LONDON (Reuters) – Hong Kong Exchanges and Clearing has made an unsolicited $39 billion takeover bid for the London Stock Exchange (LSE.L), an offer contingent on the LSE ditching its acquisition of data company Refinitiv.
FILE PHOTO: The name of Hong Kong Exchanges and Clearing Limited is displayed at the entrance in Hong Kong, China January 24, 2018. REUTERS/Bobby Yip/File Photo
The combination would help both exchanges compete better with rivals like ICE (ICE.N) and CME (CME.O) from the United States. The LSE has long sought to bolster its presence in Asia and recently launched a link scheme with HKEX competitor Shanghai.
“The board of HKEX believes a proposed combination with LSEG represents a highly compelling strategic opportunity to create a global market infrastructure leader,” the Hong Kong exchange said in a statement on Wednesday.
In response to HKEX’s announcement, the LSE said it was committed to and continued to make good progress on its proposed acquisition of Refinitiv.
The takeover bid by the Hong Kong company comes as Britain is set to leave the European Union, a step some politicians fear could weaken its large financial sector.
HKEX, which already has a base in London as owner of the London Metal Exchange, said it had played a key role in underpinning the City of London’s position as a pre-eminent global center for metals trading.
“HKEX is fully committed to supporting and building the long term roles of both London and Hong Kong as global financial centers,” it added.
The proposed 31.6 billion pounds cash-and-share transaction would only go ahead if the LSE’s proposed takeover of Refinitiv does not proceed, HKEX said.
The LSE announced in August that it has agreed to buy Refinitiv in a $27 billion deal aimed at transforming the exchange into a market data and analytics giant.
Refinitiv declined to comment. Its majority shareholder Blackstone (BX.N) had no immediate comment, while minority shareholder Thomson Reuters (TRI.TO) declined to comment. Reuters news agency is a unit of Thomson Reuters.
The bid for the LSE comes at a time when HKEX is beset by political turmoil. Pro-democracy protesters lit fires and vandalized a metro station near the exchange on Saturday as increasingly violent clashes with police move into their fourth month.
“This is not helpful. As a financial center, trust and confidence are important,” HKEX CEO Charles Li said of the protests last month, when HKEX reported a 21% fall in trading fees in the first half of the year.
HKEX has been the world’s largest listings venue in five of the past 10 years, splitting the crown over that decade with the New York Stock Exchange, according to Refinitiv data.
But this year it has fallen behind, raising $10.8 billion to the NYSE’s $20.2 billion, with activity suffering as the political turmoil deepened. Last month, Alibaba delayed plans for a $15 billion offering because of the unrest.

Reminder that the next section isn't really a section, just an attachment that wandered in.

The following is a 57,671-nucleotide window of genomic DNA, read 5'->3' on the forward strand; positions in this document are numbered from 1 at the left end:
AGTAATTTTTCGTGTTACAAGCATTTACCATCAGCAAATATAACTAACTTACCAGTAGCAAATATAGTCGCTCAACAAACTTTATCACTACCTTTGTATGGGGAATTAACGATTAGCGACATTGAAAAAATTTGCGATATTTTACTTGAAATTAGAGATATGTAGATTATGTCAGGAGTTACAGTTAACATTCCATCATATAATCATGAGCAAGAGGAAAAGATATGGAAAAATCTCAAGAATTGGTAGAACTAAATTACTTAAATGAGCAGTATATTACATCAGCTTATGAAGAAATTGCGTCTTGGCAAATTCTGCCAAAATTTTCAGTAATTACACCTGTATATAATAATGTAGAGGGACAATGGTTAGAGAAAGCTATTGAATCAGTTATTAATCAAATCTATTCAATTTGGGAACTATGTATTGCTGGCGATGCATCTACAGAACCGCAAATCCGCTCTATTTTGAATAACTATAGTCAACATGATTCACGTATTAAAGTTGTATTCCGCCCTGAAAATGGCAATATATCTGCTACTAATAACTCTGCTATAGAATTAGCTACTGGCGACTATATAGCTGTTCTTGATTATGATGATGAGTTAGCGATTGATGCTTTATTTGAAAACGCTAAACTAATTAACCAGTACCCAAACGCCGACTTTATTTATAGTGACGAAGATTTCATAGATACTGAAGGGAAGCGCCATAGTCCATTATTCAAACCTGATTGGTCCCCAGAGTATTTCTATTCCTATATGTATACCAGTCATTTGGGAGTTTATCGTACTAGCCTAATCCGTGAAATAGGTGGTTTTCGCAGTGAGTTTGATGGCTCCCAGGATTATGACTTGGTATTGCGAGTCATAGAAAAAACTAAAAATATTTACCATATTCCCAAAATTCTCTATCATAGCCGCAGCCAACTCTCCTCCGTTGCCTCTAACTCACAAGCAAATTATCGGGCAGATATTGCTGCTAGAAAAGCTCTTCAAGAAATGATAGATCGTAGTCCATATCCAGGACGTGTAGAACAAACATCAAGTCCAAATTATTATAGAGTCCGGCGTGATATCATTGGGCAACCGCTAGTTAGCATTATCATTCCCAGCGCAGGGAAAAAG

(Graphic: LSE’s shares expensive even before HKEX’s offer png, here)
For an interactive version of this chart, click here tmsnrt.rs/31gJ7W8
INVESTOR SOUNDS CAUTION
A top-10 shareholder in the LSE, who declined to be named in line with his company’s policy during potential mergers, sounded a cautious note about the prospects of a successful takeover of the exchange.
“HKEX bought LME a few years ago so have a presence in the UK already, but clearly they are trying to diversify away from their Chinese exposure, which is why they are bidding now and not nine months ago.” he said.
“Shareholders won’t be rushed to make a decision as we like the Refinitiv deal, he added. “The share price reaction one hour after the approach says the market does not believe it will be successful.”
Shares in LSE, which were trading more than 17 percent higher in reaction to the news at 0834 GMT, were trading 4.5 percent higher at 1010 GMT.
It is expected that key LSE management would continue to operate LSE businesses, HKEX said.
The Hong Kong approach is the latest international attempt to acquire the LSE – Germany’s Deutsche Boerse (DB1Gn.DE) has failed three times in recent years, hitting opposition from politicians and regulators.
LSE CEO David Schwimmer has said that big bang takeovers in exchanges are difficult due to political concerns and in recent years the LSE has sought to diversify away from basic trading and clearing to data and analytics.
The Asian exchange, however, said it was confident the takeover faced no major regulatory hurdles due to little overlap in markets.
HKEX said it has already begun discussions with certain regulators in Britain and Hong Kong. “The board of HKEX believes that the two businesses are highly complementary and as such, looks forward to working with the relevant authorities to deliver a clear path to completion,” it added.
The Hong Kong government threw its support behind the takeover bid.
“The government is glad to see HKEX’s endeavor to enhance its core strength and seek international expansion in accordance with its strategic plan,” a spokesman said.
The UK Treasury declined to comment on commercial matters.
HKEX said that under the terms of the deal, LSE shareholders would receive 2,045 pence in cash and 2.495 newly issued HKEX shares.
HKEX said it intended to apply for a secondary listing of its shares on the LSE once the deal has gone through.
Reporting by Huw Jones and Sinead Cruise; Additional reporting by Jennifer Hughes and Alun John in Hong Kong; Editing by Jason Neely and Pravin Char